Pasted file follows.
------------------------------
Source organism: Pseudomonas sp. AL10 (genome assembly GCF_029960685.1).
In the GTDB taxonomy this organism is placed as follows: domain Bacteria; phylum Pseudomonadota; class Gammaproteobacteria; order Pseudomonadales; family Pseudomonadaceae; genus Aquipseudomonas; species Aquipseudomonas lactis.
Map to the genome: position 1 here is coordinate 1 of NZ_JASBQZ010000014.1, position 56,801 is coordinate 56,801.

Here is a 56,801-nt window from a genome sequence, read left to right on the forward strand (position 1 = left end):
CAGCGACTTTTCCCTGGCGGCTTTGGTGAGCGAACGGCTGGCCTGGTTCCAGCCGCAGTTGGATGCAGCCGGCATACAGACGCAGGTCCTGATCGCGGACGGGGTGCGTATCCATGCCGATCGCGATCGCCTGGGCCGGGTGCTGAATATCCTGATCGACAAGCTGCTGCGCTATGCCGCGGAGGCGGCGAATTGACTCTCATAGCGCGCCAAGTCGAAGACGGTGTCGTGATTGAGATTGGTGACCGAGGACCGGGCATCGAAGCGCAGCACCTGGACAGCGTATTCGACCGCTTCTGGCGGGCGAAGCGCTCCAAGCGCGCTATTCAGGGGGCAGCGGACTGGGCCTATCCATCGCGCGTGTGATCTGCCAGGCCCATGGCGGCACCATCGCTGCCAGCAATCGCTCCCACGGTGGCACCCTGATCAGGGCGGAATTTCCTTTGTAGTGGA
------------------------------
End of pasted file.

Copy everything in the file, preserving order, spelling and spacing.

Source organism: Pseudomonas sp. AL10 (genome assembly GCF_029960685.1).
In the GTDB taxonomy this organism is placed as follows: domain Bacteria; phylum Pseudomonadota; class Gammaproteobacteria; order Pseudomonadales; family Pseudomonadaceae; genus Aquipseudomonas; species Aquipseudomonas lactis.
Map to the genome: position 1 here is coordinate 1 of NZ_JASBQZ010000014.1, position 56,801 is coordinate 56,801.

Here is a 56,801-nt window from a genome sequence, read left to right on the forward strand (position 1 = left end):
CAGCGACTTTTCCCTGGCGGCTTTGGTGAGCGAACGGCTGGCCTGGTTCCAGCCGCAGTTGGATGCAGCCGGCATACAGACGCAGGTCCTGATCGCGGACGGGGTGCGTATCCATGCCGATCGCGATCGCCTGGGCCGGGTGCTGAATATCCTGATCGACAAGCTGCTGCGCTATGCCGCGGAGGCGGCGAATTGACTCTCATAGCGCGCCAAGTCGAAGACGGTGTCGTGATTGAGATTGGTGACCGAGGACCGGGCATCGAAGCGCAGCACCTGGACAGCGTATTCGACCGCTTCTGGCGGGCGAAGCGCTCCAAGCGCGCTATTCAGGGGGCAGCGGACTGGGCCTATCCATCGCGCGTGTGATCTGCCAGGCCCATGGCGGCACCATCGCTGCCAGCAATCGCTCCCACGGTGGCACCCTGATCAGGGCGGAATTTCCTTTGTAGTGGA